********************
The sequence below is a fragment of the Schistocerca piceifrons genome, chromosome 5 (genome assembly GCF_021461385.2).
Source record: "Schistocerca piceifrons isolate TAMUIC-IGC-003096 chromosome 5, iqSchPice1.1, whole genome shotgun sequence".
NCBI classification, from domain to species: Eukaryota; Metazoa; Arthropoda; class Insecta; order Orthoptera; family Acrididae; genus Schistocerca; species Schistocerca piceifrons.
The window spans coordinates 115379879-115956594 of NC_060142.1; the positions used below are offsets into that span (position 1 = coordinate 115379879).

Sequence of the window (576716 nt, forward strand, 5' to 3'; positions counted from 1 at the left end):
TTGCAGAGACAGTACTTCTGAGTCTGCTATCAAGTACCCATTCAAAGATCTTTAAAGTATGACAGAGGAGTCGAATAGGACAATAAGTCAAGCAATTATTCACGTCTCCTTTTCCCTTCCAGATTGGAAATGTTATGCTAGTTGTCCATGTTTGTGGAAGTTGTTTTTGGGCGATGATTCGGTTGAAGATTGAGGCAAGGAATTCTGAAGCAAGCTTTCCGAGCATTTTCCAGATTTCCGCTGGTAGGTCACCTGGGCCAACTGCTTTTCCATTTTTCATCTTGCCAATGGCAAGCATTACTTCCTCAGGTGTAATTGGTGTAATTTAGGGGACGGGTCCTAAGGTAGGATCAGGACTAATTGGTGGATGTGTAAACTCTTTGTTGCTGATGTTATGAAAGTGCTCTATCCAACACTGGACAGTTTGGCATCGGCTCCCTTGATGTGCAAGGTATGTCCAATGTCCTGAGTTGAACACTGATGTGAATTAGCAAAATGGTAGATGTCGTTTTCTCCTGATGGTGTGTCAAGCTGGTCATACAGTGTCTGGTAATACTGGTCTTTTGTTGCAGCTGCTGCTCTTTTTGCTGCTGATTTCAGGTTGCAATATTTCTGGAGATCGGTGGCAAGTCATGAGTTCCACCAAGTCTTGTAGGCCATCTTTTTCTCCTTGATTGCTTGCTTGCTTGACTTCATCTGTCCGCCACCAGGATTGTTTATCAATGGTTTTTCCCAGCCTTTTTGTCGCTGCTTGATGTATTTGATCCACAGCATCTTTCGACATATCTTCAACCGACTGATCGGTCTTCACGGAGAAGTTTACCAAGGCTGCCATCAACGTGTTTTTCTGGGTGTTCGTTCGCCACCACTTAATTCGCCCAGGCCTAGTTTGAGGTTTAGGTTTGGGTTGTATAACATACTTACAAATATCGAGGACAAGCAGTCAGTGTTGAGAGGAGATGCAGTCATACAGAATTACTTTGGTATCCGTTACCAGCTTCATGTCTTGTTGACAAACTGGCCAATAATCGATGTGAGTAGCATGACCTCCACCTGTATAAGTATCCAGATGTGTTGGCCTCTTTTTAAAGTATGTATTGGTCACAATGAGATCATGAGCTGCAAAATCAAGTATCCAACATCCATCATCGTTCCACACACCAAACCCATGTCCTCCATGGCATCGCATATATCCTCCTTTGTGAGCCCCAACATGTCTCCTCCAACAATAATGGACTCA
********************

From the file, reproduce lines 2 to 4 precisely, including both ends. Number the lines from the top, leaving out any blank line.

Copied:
Source record: "Schistocerca piceifrons isolate TAMUIC-IGC-003096 chromosome 5, iqSchPice1.1, whole genome shotgun sequence".
NCBI classification, from domain to species: Eukaryota; Metazoa; Arthropoda; class Insecta; order Orthoptera; family Acrididae; genus Schistocerca; species Schistocerca piceifrons.
The window spans coordinates 115379879-115956594 of NC_060142.1; the positions used below are offsets into that span (position 1 = coordinate 115379879).